It appears from the national press that we now have a new word - 'Gazanging' - to describe what happens when someone selling their home decides not to go ahead (just) before contracts are exchanged.
But anyone considering Gazanging (a Gazanger?) should perhaps look carefully at the terms of the contract with their estate agent.
It is usually assumed that in England and Wales both purchasers and vendors can withdraw without liability from an agreed property sale at any time up until written contracts have been formally exchanged.
This is generally true as regards any costs or loss incurred by the other party, but obviously each party will be liable for any costs which they have incurred themselves.
Estate agents will clearly be unhappy at doing all the work to find someone willing to buy a house and then find their own client Gazanging. As such they can be expected to be looking carefully at their terms of engagement and trying to recover commission from a seller who decides not to go ahead (Gazangs presumably?)
Agents are traditionally entitled to commission for introducing someone who is 'ready, willing and able' to purchase. This has been interpreted as meaning that contracts must have been exchanged, because a potential buyer could back out at any time up to exchange. But what if the owner decides not to go ahead when a prospective buyer has already got their mortgage offer, signed the contract and paid the deposit to their Conveyancer? In other words, everyone is ready to exchange?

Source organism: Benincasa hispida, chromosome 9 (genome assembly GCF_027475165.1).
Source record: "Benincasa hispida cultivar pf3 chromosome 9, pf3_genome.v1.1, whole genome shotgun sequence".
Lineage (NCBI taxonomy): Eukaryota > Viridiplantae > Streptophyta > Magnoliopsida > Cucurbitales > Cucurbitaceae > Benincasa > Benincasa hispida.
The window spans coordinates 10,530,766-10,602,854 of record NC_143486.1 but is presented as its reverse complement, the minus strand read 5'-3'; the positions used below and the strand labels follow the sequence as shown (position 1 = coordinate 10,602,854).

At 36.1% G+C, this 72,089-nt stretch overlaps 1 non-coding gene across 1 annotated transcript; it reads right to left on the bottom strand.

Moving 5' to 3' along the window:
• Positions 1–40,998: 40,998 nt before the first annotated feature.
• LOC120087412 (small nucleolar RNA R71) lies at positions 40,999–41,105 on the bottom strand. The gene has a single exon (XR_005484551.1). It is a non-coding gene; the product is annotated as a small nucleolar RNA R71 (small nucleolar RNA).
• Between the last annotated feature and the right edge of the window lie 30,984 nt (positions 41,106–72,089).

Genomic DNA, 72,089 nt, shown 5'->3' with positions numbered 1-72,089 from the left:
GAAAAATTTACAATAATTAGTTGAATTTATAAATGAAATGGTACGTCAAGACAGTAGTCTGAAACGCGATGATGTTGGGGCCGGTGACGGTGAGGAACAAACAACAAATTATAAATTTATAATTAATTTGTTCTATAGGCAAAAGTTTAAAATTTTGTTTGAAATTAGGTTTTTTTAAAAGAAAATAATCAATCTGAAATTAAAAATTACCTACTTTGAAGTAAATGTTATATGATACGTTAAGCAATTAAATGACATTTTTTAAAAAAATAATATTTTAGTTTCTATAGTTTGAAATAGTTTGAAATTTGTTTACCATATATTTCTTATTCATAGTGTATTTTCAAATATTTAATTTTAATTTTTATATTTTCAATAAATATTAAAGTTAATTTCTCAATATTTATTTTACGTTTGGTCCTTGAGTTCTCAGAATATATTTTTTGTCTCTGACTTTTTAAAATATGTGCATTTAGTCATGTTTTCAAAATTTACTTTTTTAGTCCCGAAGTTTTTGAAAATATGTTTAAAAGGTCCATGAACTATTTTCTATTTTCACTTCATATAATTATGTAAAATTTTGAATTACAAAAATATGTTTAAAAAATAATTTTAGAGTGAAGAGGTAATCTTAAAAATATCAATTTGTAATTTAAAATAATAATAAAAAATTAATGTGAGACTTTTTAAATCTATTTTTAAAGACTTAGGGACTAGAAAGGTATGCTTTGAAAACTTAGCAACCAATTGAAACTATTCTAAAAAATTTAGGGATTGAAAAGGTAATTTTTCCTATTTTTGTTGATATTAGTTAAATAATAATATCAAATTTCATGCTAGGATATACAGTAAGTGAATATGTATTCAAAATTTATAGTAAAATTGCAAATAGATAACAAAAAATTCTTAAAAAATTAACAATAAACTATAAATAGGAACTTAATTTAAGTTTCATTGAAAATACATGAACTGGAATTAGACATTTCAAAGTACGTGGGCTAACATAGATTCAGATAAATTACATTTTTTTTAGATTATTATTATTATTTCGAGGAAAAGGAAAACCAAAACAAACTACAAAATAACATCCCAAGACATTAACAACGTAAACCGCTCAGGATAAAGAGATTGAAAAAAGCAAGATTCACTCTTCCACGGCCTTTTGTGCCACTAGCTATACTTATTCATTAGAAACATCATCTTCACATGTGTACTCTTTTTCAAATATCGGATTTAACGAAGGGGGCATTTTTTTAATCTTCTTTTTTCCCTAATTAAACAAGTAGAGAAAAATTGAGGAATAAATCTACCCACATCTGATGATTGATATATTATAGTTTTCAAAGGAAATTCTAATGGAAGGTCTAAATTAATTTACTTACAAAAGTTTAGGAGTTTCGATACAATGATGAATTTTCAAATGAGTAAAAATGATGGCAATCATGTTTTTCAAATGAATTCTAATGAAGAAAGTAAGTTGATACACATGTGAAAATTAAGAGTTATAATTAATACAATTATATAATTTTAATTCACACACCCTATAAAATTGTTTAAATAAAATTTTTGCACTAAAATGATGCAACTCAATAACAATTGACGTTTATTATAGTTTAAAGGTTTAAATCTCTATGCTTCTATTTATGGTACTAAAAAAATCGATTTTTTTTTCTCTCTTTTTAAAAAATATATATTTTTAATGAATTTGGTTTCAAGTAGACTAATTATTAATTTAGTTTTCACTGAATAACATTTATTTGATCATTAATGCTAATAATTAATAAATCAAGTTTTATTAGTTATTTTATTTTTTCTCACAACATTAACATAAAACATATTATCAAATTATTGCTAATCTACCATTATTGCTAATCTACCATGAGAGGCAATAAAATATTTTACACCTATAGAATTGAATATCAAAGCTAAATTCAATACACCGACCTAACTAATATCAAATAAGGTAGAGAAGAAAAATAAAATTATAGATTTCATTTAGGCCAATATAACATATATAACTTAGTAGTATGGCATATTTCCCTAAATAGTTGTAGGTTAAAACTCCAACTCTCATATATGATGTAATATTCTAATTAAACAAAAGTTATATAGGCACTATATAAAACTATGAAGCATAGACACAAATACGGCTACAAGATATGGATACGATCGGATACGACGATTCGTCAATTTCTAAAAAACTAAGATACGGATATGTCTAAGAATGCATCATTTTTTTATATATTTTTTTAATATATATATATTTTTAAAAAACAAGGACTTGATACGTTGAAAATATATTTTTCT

Could it not then be argued that they are ready, willing and able, in which case the agents would be justified in claiming their money?
No doubt agents will now be looking carefully at their own terms of business, and may consider revising these to ensure that they can claim commission from sellers who consider Gazanging at the last minute.